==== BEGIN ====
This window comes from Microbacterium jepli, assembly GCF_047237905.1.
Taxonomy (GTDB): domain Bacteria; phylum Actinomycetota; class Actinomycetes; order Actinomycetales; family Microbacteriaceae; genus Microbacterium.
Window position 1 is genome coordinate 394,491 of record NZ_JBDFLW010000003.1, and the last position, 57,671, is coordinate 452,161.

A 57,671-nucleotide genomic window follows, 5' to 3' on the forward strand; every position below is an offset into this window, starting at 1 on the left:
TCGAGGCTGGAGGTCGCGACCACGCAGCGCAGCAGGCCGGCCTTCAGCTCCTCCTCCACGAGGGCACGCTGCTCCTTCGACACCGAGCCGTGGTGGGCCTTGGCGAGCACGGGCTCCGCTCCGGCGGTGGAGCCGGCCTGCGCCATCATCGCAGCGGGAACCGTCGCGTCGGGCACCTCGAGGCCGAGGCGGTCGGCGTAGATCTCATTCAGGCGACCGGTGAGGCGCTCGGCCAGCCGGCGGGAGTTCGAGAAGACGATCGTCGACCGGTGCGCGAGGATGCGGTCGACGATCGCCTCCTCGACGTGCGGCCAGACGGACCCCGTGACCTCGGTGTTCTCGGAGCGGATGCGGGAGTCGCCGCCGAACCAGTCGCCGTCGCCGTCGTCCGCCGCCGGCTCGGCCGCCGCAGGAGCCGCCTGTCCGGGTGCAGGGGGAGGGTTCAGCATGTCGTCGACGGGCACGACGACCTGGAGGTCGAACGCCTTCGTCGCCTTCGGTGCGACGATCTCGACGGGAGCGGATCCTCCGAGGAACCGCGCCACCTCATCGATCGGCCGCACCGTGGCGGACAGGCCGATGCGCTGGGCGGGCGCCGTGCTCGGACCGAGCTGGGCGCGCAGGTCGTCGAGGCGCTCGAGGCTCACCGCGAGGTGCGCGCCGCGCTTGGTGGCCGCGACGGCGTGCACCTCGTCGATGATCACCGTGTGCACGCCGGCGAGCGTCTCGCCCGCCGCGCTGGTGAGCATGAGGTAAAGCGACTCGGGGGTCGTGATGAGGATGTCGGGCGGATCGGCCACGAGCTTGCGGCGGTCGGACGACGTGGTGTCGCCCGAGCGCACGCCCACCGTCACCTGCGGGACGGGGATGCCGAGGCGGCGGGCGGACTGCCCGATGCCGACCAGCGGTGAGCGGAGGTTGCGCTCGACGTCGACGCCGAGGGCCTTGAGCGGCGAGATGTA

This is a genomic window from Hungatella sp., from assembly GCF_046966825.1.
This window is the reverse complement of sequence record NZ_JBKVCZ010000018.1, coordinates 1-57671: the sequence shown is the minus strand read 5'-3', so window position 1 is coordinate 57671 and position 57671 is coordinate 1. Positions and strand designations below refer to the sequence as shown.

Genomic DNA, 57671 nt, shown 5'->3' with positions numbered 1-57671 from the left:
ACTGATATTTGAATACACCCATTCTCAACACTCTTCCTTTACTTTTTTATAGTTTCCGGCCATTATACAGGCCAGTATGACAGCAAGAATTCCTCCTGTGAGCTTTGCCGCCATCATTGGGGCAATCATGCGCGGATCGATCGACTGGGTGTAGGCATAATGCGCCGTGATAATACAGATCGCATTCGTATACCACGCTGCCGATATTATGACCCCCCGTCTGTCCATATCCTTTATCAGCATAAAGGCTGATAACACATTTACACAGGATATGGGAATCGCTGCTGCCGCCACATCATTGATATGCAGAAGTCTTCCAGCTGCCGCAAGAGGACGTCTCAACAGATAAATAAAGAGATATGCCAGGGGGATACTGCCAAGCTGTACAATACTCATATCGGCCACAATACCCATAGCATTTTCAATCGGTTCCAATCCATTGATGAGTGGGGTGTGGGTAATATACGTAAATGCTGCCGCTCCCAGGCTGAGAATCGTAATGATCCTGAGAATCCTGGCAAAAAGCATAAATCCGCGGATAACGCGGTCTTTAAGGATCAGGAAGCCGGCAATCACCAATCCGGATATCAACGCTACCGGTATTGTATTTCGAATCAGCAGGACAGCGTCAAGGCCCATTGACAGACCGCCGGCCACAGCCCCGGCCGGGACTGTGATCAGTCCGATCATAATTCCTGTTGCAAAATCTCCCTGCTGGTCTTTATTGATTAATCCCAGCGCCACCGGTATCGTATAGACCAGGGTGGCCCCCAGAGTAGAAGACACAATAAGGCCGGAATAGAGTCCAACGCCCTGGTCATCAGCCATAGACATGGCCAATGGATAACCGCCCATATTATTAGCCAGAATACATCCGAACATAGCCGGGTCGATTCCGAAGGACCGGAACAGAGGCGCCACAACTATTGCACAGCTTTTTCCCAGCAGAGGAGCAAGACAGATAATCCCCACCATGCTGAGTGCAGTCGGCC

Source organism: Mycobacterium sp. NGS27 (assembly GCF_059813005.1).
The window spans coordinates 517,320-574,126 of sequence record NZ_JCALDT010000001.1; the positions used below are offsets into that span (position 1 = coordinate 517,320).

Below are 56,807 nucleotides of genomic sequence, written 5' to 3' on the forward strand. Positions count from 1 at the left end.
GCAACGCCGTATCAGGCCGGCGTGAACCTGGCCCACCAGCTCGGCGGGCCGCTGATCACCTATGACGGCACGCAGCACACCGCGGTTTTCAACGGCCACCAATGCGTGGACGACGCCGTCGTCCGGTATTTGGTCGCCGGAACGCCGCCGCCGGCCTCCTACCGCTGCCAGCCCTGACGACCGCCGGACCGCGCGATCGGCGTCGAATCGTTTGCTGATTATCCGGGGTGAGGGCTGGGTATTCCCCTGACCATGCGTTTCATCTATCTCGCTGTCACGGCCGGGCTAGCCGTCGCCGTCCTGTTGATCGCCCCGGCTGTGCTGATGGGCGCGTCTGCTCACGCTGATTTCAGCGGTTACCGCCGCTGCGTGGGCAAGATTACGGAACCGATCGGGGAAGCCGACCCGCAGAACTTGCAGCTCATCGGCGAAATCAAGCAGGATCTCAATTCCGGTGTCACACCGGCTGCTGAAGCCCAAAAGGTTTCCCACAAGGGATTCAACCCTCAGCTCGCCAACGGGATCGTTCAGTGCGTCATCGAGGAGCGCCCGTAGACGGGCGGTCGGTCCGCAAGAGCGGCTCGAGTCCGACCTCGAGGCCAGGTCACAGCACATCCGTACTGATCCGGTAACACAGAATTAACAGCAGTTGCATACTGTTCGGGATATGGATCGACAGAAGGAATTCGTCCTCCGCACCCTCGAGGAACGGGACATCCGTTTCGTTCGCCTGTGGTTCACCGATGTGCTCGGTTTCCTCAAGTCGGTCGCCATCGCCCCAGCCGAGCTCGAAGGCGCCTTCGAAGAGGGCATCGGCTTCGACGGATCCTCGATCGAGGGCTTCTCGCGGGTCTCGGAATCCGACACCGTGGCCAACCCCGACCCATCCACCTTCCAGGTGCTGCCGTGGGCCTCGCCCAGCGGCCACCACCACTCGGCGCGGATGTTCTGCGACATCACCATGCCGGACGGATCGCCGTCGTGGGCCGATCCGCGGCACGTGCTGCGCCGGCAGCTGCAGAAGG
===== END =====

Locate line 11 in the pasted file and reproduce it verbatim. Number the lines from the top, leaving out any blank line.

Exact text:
The window spans coordinates 517,320-574,126 of sequence record NZ_JCALDT010000001.1; the positions used below are offsets into that span (position 1 = coordinate 517,320).